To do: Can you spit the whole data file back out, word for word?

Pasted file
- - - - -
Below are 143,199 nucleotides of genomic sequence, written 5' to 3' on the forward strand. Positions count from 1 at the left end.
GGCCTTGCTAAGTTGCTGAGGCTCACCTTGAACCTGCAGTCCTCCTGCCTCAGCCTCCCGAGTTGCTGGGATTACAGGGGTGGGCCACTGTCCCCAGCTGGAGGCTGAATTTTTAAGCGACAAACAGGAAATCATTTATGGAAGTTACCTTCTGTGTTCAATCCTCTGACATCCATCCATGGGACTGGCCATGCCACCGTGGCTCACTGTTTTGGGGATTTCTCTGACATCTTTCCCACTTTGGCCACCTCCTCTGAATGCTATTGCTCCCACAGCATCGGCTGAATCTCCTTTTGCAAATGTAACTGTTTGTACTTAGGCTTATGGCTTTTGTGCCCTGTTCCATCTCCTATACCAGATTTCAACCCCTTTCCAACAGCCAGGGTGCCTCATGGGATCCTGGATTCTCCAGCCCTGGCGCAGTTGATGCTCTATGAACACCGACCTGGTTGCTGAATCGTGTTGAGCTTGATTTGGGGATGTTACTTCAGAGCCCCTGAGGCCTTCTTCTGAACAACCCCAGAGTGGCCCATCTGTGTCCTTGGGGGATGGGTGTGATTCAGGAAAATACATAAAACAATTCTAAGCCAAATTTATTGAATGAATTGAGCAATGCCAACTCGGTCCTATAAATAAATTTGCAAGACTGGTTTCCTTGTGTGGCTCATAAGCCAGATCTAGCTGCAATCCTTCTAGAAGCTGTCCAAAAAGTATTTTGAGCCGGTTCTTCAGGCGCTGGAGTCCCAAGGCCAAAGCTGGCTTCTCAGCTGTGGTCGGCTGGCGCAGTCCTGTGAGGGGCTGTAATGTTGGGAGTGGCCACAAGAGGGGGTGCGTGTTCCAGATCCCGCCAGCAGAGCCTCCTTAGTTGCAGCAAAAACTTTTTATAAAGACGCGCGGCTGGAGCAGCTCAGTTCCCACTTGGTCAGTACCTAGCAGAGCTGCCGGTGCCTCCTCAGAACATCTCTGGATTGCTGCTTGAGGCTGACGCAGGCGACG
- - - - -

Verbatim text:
Below are 143,199 nucleotides of genomic sequence, written 5' to 3' on the forward strand. Positions count from 1 at the left end.
GGCCTTGCTAAGTTGCTGAGGCTCACCTTGAACCTGCAGTCCTCCTGCCTCAGCCTCCCGAGTTGCTGGGATTACAGGGGTGGGCCACTGTCCCCAGCTGGAGGCTGAATTTTTAAGCGACAAACAGGAAATCATTTATGGAAGTTACCTTCTGTGTTCAATCCTCTGACATCCATCCATGGGACTGGCCATGCCACCGTGGCTCACTGTTTTGGGGATTTCTCTGACATCTTTCCCACTTTGGCCACCTCCTCTGAATGCTATTGCTCCCACAGCATCGGCTGAATCTCCTTTTGCAAATGTAACTGTTTGTACTTAGGCTTATGGCTTTTGTGCCCTGTTCCATCTCCTATACCAGATTTCAACCCCTTTCCAACAGCCAGGGTGCCTCATGGGATCCTGGATTCTCCAGCCCTGGCGCAGTTGATGCTCTATGAACACCGACCTGGTTGCTGAATCGTGTTGAGCTTGATTTGGGGATGTTACTTCAGAGCCCCTGAGGCCTTCTTCTGAACAACCCCAGAGTGGCCCATCTGTGTCCTTGGGGGATGGGTGTGATTCAGGAAAATACATAAAACAATTCTAAGCCAAATTTATTGAATGAATTGAGCAATGCCAACTCGGTCCTATAAATAAATTTGCAAGACTGGTTTCCTTGTGTGGCTCATAAGCCAGATCTAGCTGCAATCCTTCTAGAAGCTGTCCAAAAAGTATTTTGAGCCGGTTCTTCAGGCGCTGGAGTCCCAAGGCCAAAGCTGGCTTCTCAGCTGTGGTCGGCTGGCGCAGTCCTGTGAGGGGCTGTAATGTTGGGAGTGGCCACAAGAGGGGGTGCGTGTTCCAGATCCCGCCAGCAGAGCCTCCTTAGTTGCAGCAAAAACTTTTTATAAAGACGCGCGGCTGGAGCAGCTCAGTTCCCACTTGGTCAGTACCTAGCAGAGCTGCCGGTGCCTCCTCAGAACATCTCTGGATTGCTGCTTGAGGCTGACGCAGGCGACG